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The Wave, an area of fantastic eroded sandstone featuring beautiful swirls, wild colors, countless striations, and bizarre shapes set amidst the dramatic surrounding North Coyote Buttes of Arizona and Utah.  The sandstone formations of the North Coyote Buttes, including the Wave, date from the Jurassic period. Managed by the Bureau of Land Management, the Wave is located in the Paria Canyon-Vermilion Cliffs Wilderness and is accessible on foot by permit only The Second Wave at sunset.  The Second Wave, a curiously-shaped sandstone swirl, takes on rich warm tones and dramatic shadowed textures at sunset.  Set in the North Coyote Buttes of Arizona and Utah, the Second Wave is characterized by striations revealing layers of sedimentary deposits, a visible historical record depicting eons of submarine geology, Paria Canyon-Vermilion Cliffs Wilderness Mesa Arch, Utah.  An exuberant hiker greets the dawning sun from atop Mesa Arch. Yup, that's me, Island in the Sky, Canyonlands National Park Hiker in North Window, sunset, western face.  North Window is a natural sandstone arch 90 feet wide and 48 feet high, Arches National Park, Utah Light Beam in Upper Antelope Slot Canyon.  Thin shafts of light briefly penetrate the convoluted narrows of Upper Antelope Slot Canyon, sending piercing beams through the sandstone maze to the sand floor below, Navajo Tribal Lands, Page, Arizona The Wave at Night, under a clear night sky full of stars.  Photographer is illuminating the striated rocks with a small handheld light. The Wave, an area of fantastic eroded sandstone featuring beautiful swirls, wild colors, countless striations, and bizarre shapes set amidst the dramatic surrounding North Coyote Buttes of Arizona and Utah. The sandstone formations of the North Coyote Buttes, including the Wave, date from the Jurassic period. Managed by the Bureau of Land Management, the Wave is located in the Paria Canyon-Vermilion Cliffs Wilderness and is accessible on foot by permit only The Second Wave at Night.  The Second Wave, a spectacular sandstone formation in the North Coyote Buttes, lies under a sky full of stars, Paria Canyon-Vermilion Cliffs Wilderness, Arizona A hiker admiring the striated walls and dramatic light within Antelope Canyon, a deep narrow slot canyon formed by water and wind erosion, Navajo Tribal Lands, Page, Arizona The Wave, an area of fantastic eroded sandstone featuring beautiful swirls, wild colors, countless striations, and bizarre shapes set amidst the dramatic surrounding North Coyote Buttes of Arizona and Utah.  The sandstone formations of the North Coyote Buttes, including the Wave, date from the Jurassic period. Managed by the Bureau of Land Management, the Wave is located in the Paria Canyon-Vermilion Cliffs Wilderness and is accessible on foot by permit only The Second Wave at sunset. The Second Wave, a curiously-shaped sandstone swirl, takes on rich warm tones and dramatic shadowed textures at sunset. Set in the North Coyote Buttes of Arizona and Utah, the Second Wave is characterized by striations revealing layers of sedimentary deposits, a visible historical record depicting eons of submarine geology, Paria Canyon-Vermilion Cliffs Wilderness The Second Wave at sunset. The Second Wave, a curiously-shaped sandstone swirl, takes on rich warm tones and dramatic shadowed textures at sunset. Set in the North Coyote Buttes of Arizona and Utah, the Second Wave is characterized by striations revealing layers of sedimentary deposits, a visible historical record depicting eons of submarine geology, Paria Canyon-Vermilion Cliffs Wilderness Mesa Arch spans 90 feet and stands at the edge of a mesa precipice thousands of feet above the Colorado River gorge. For a few moments at sunrise the underside of the arch glows dramatically red and orange, Island in the Sky, Canyonlands National Park, Utah Milky Way galaxy rises above the Fire Wave, Valley of Fire State Park Elephant arch and stars at night, moonlight, Valley of Fire State Park Mobius Arch at sunrise, framing snow dusted Lone Pine Peak and the Sierra Nevada Range in the background. Also known as Galen's Arch, Mobius Arch is found in the Alabama Hills Recreational Area near Lone Pine Milky Way galaxy rises above the Fire Wave, Valley of Fire State Park The Second Wave at sunset. The Second Wave, a curiously-shaped sandstone swirl, takes on rich warm tones and dramatic shadowed textures at sunset. Set in the North Coyote Buttes of Arizona and Utah, the Second Wave is characterized by striations revealing layers of sedimentary deposits, a visible historical record depicting eons of submarine geology, Paria Canyon-Vermilion Cliffs Wilderness Sunrise at San Clemente Island, south end showing China Hat (Balanced Rock) and Pyramid Head, near Pyramid Cove, storm clouds. Panoramic photo The Fire Wave, a beautiful sandstone formation exhibiting dramatic striations, striped layers in the geologic historical record, Valley of Fire State Park Turret Arch through North Window, winter, sunrise, Arches National Park, Utah Mobius Arch in the Alabama Hills, seen here at night with swirling star trails formed in the sky above due to a long time exposure, Alabama Hills Recreational Area Racetrack sailing stone and star trails.  A sliding rock of the Racetrack Playa. The sliding rocks, or sailing stones, move across the mud flats of the Racetrack Playa, leaving trails behind in the mud. The explanation for their movement is not known with certainty, but many believe wind pushes the rocks over wet and perhaps icy mud in winter, Death Valley National Park, California Sailing stone on the Racetrack Playa. The sliding rocks, or sailing stones, move across the mud flats of the Racetrack Playa, leaving trails behind in the mud. The explanation for their movement is not known with certainty, but many believe wind pushes the rocks over wet and perhaps icy mud in winter, Death Valley National Park, California The Wave in the North Coyote Buttes, an area of fantastic eroded sandstone featuring beautiful swirls, wild colors, countless striations, and bizarre shapes set amidst the dramatic surrounding North Coyote Buttes of Arizona and Utah. The sandstone formations of the North Coyote Buttes, including the Wave, date from the Jurassic period. Managed by the Bureau of Land Management, the Wave is located in the Paria Canyon-Vermilion Cliffs Wilderness and is accessible on foot by permit only Sunrise light on Turret Arch viewed through North Window, winter, Arches National Park, Utah The Wave, an area of fantastic eroded sandstone featuring beautiful swirls, wild colors, countless striations, and bizarre shapes set amidst the dramatic surrounding North Coyote Buttes of Arizona and Utah.  The sandstone formations of the North Coyote Buttes, including the Wave, date from the Jurassic period. Managed by the Bureau of Land Management, the Wave is located in the Paria Canyon-Vermilion Cliffs Wilderness and is accessible on foot by permit only The Fire Wave by Moonlight, stars and the night sky, Valley of Fire State Park Upper Antelope Canyon, a deep, narrow and spectacular slot canyon lying on Navajo Tribal lands near Page, Arizona, Navajo Tribal Lands Delicate Arch, dusted with snow, at sunset, with the snow-covered La Sal mountains in the distance.  Delicate Arch stands 45 feet high, with a span of 33 feet, atop of bowl of slickrock sandstone, Arches National Park, Utah Multnomah Falls.  Plummeting 620 feet from its origins on Larch Mountain, Multnomah Falls is the second highest year-round waterfall in the United States.  Nearly two million visitors a year come to see this ancient waterfall making it Oregon's number one public destination, Columbia River Gorge National Scenic Area Panorama of the Wave.  The Wave is a sweeping, dramatic display of eroded sandstone, forged by eons of water and wind erosion, laying bare striations formed from compacted sand dunes over millenia.  This panoramic picture is formed from thirteen individual photographs, North Coyote Buttes, Paria Canyon-Vermilion Cliffs Wilderness, Arizona Mobius Arch at sunrise, with Mount Whitney (the tallest peak in the continental United States), Lone Pine Peak and snow-covered Sierra Nevada Range framed within the arch.  Mobius Arch is a 17-foot-wide natural rock arch in the scenic Alabama Hills Recreational Area near Lone Pine, California Blue shark and offshore drift kelp paddy, open ocean, Prionace glauca, Macrocystis pyrifera, San Diego, California Blue shark and offshore drift kelp paddy, open ocean, Prionace glauca, Macrocystis pyrifera, San Diego, California Light Beam in Upper Antelope Slot Canyon.  Thin shafts of light briefly penetrate the convoluted narrows of Upper Antelope Slot Canyon, sending piercing beams through the sandstone maze to the sand floor below, Navajo Tribal Lands, Page, Arizona Lower Antelope Canyon, a deep, narrow and spectacular slot canyon lying on Navajo Tribal lands near Page, Arizona, Navajo Tribal Lands Lower Antelope Canyon, a deep, narrow and spectacular slot canyon lying on Navajo Tribal lands near Page, Arizona, Navajo Tribal Lands A hiker admiring the striated walls and dramatic light within Antelope Canyon, a deep narrow slot canyon formed by water and wind erosion, Navajo Tribal Lands, Page, Arizona Mobius Arch at sunrise, framing snow dusted Lone Pine Peak and the Sierra Nevada Range in the background. Also known as Galen's Arch, Mobius Arch is found in the Alabama Hills Recreational Area near Lone Pine The Wave at Night, under a clear night sky full of stars.  The Wave, an area of fantastic eroded sandstone featuring beautiful swirls, wild colors, countless striations, and bizarre shapes set amidst the dramatic surrounding North Coyote Buttes of Arizona and Utah. The sandstone formations of the North Coyote Buttes, including the Wave, date from the Jurassic period. Managed by the Bureau of Land Management, the Wave is located in the Paria Canyon-Vermilion Cliffs Wilderness and is accessible on foot by permit only Rattlesnake Canyon, a beautiful slot canyon that is part of the larger Antelope Canyon system. Page, Arizona, Navajo Tribal Lands A sliding rock of the Racetrack Playa.  The sliding rocks, or sailing stones, move across the mud flats of the Racetrack Playa, leaving trails behind in the mud.  The explanation for their movement is not known with certainty, but many believe wind pushes the rocks over wet and perhaps icy mud in winter, Death Valley National Park, California Rising sun creates the photographers shadow on a sandstone wall, Valley of Fire State Park Upper Antelope Canyon, a deep, narrow and spectacular slot canyon lying on Navajo Tribal lands near Page, Arizona, Navajo Tribal Lands Canyon X, a spectacular slot canyon near Page, Arizona.  Slot canyons are formed when water and wind erode a cut through a (usually sandstone) mesa, producing a very narrow passage that may be as slim as a few feet and a hundred feet or more in height Owl Canyon, a beautiful slot canyon that is part of the larger Antelope Canyon system. Page, Arizona, Navajo Tribal Lands Milky Way galaxy over Mobius Arch at night, Alabama Hills, Alabama Hills Recreational Area Natural arch formed in sandstone, Valley of Fire State Park Fire Arch or Windstone Arch, also known as Fire Cave, is a tiny cave with a miniature arch and a group of natural pocket holes.  Many people walk by this cave without realizing it is there!, Valley of Fire State Park Darwins Arch, a dramatic 50-foot tall natural lava arch, rises above the ocean a short distance offshore of Darwin Island   more ...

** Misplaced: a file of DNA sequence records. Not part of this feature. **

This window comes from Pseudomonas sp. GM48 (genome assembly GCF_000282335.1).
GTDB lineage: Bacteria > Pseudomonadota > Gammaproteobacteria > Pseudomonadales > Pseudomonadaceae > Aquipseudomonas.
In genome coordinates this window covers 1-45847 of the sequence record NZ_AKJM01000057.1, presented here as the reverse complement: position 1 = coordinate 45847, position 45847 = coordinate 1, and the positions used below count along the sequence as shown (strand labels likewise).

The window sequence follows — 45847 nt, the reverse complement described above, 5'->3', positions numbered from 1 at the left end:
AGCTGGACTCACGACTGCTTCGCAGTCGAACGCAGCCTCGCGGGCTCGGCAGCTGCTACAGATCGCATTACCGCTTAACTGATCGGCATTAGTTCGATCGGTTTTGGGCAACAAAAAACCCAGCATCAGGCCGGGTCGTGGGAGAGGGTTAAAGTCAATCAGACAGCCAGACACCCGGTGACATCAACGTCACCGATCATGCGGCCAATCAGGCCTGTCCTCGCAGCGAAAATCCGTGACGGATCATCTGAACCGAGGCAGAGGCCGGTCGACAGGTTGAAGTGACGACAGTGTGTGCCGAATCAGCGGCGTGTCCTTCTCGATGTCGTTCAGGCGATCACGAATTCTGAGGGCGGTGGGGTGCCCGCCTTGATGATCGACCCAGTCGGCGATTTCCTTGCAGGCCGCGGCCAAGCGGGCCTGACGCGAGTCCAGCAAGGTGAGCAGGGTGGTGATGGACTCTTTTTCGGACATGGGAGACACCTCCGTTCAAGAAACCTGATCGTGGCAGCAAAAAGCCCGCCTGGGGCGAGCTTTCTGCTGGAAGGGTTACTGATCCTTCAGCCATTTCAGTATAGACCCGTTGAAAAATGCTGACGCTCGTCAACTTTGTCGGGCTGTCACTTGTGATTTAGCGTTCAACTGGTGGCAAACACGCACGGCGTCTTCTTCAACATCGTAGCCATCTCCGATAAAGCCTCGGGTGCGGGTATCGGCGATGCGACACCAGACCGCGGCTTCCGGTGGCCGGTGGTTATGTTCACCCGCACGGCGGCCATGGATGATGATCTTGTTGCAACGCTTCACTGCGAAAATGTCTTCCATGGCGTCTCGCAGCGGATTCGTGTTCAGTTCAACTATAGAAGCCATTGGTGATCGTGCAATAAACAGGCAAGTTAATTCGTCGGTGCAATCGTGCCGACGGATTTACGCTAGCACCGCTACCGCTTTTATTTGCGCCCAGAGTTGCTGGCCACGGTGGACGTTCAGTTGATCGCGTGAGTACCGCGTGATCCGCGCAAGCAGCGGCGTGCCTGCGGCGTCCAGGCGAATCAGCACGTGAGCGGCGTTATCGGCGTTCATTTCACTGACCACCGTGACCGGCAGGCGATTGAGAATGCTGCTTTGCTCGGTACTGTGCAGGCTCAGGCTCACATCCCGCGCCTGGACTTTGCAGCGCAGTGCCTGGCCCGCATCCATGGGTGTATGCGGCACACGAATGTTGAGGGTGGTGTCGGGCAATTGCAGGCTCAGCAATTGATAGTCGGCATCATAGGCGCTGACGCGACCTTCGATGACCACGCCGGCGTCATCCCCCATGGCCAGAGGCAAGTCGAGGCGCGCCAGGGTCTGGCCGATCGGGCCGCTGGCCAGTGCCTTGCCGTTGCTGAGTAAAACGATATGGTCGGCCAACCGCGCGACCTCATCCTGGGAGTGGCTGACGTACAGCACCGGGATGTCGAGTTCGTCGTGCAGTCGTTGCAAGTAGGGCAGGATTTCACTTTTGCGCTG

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Updated: July 24, 2021